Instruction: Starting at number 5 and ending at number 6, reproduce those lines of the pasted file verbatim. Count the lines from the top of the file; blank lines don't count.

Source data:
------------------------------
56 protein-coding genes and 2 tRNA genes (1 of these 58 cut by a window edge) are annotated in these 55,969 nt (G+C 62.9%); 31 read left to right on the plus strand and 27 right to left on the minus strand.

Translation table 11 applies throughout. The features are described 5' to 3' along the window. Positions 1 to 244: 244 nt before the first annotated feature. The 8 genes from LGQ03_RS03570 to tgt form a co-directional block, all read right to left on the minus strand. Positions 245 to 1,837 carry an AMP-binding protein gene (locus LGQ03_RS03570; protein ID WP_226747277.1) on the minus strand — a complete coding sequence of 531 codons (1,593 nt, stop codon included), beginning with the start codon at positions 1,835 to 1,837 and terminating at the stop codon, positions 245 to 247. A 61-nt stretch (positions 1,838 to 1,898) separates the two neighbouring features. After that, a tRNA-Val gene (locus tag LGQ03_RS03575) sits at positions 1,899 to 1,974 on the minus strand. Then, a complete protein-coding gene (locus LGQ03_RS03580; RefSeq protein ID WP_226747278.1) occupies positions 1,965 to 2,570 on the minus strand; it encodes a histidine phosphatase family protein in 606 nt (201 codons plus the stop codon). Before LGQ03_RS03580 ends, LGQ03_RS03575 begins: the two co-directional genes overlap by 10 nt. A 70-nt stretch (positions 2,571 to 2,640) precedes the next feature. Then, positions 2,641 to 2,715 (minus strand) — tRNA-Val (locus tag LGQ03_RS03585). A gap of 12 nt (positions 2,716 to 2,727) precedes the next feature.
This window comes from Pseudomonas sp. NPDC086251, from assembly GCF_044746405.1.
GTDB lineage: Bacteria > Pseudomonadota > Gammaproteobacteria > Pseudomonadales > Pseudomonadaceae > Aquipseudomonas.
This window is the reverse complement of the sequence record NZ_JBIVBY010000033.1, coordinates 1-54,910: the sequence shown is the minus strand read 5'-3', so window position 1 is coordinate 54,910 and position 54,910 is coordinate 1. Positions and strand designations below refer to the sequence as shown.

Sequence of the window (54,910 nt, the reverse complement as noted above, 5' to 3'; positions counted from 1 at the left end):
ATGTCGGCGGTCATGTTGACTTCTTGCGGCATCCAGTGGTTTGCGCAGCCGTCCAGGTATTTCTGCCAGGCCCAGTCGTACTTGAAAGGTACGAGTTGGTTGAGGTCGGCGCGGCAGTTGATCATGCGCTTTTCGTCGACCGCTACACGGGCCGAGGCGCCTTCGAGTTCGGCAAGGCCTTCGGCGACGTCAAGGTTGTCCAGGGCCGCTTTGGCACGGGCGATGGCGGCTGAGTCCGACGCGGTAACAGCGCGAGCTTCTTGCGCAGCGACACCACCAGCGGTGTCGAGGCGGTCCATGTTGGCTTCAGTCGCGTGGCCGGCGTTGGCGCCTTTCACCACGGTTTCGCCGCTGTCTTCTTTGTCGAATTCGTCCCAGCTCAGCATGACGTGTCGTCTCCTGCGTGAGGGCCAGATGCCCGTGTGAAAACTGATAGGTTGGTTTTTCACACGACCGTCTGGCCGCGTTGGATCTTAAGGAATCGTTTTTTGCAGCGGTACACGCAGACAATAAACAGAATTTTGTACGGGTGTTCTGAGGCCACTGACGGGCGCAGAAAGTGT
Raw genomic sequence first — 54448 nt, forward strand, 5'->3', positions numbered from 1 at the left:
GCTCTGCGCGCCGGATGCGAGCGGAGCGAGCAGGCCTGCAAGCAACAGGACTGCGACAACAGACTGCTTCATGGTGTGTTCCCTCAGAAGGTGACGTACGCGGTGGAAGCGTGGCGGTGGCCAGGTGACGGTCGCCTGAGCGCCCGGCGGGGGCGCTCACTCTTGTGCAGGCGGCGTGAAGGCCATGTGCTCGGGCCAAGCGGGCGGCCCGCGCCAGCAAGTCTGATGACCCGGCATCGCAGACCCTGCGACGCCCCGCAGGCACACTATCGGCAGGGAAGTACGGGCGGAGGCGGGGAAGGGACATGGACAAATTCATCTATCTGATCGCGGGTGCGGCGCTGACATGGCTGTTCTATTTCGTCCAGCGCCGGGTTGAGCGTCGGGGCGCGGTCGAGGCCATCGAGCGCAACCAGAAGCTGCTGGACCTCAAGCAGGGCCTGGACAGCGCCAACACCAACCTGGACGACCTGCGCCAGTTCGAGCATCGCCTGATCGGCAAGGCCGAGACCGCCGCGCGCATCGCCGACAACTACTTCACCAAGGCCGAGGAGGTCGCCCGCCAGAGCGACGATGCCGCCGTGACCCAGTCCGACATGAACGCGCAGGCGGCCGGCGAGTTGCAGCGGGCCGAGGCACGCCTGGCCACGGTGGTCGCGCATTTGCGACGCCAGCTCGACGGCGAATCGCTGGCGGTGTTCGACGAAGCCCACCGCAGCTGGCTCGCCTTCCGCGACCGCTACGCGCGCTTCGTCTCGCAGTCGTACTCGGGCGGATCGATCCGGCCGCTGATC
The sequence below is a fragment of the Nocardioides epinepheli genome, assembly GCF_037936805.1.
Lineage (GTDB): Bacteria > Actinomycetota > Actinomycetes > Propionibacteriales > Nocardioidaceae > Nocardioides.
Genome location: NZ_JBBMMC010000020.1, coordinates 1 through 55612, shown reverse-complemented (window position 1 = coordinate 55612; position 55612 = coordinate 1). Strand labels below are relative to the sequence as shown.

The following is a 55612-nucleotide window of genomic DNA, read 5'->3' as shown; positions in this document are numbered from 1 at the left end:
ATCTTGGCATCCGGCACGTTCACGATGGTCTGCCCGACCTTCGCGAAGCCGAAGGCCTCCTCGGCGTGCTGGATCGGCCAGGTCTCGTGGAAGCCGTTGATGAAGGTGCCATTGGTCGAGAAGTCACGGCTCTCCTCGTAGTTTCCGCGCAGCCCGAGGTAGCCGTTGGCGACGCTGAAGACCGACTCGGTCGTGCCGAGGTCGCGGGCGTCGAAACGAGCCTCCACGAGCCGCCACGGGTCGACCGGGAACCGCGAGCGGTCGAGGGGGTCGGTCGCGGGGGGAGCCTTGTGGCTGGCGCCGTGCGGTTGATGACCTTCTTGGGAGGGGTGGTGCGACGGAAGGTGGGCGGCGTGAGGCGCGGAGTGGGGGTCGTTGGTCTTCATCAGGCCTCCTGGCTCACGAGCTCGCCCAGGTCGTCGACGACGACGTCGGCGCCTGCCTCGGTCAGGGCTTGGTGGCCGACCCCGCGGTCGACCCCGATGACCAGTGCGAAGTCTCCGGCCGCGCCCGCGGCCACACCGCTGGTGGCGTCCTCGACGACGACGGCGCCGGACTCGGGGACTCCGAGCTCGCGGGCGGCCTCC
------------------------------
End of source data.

This window is the reverse complement of the sequence record NZ_JBIVBY010000033.1, coordinates 1-54,910: the sequence shown is the minus strand read 5'-3', so window position 1 is coordinate 54,910 and position 54,910 is coordinate 1. Positions and strand designations below refer to the sequence as shown.

Sequence of the window (54,910 nt, the reverse complement as noted above, 5' to 3'; positions counted from 1 at the left end):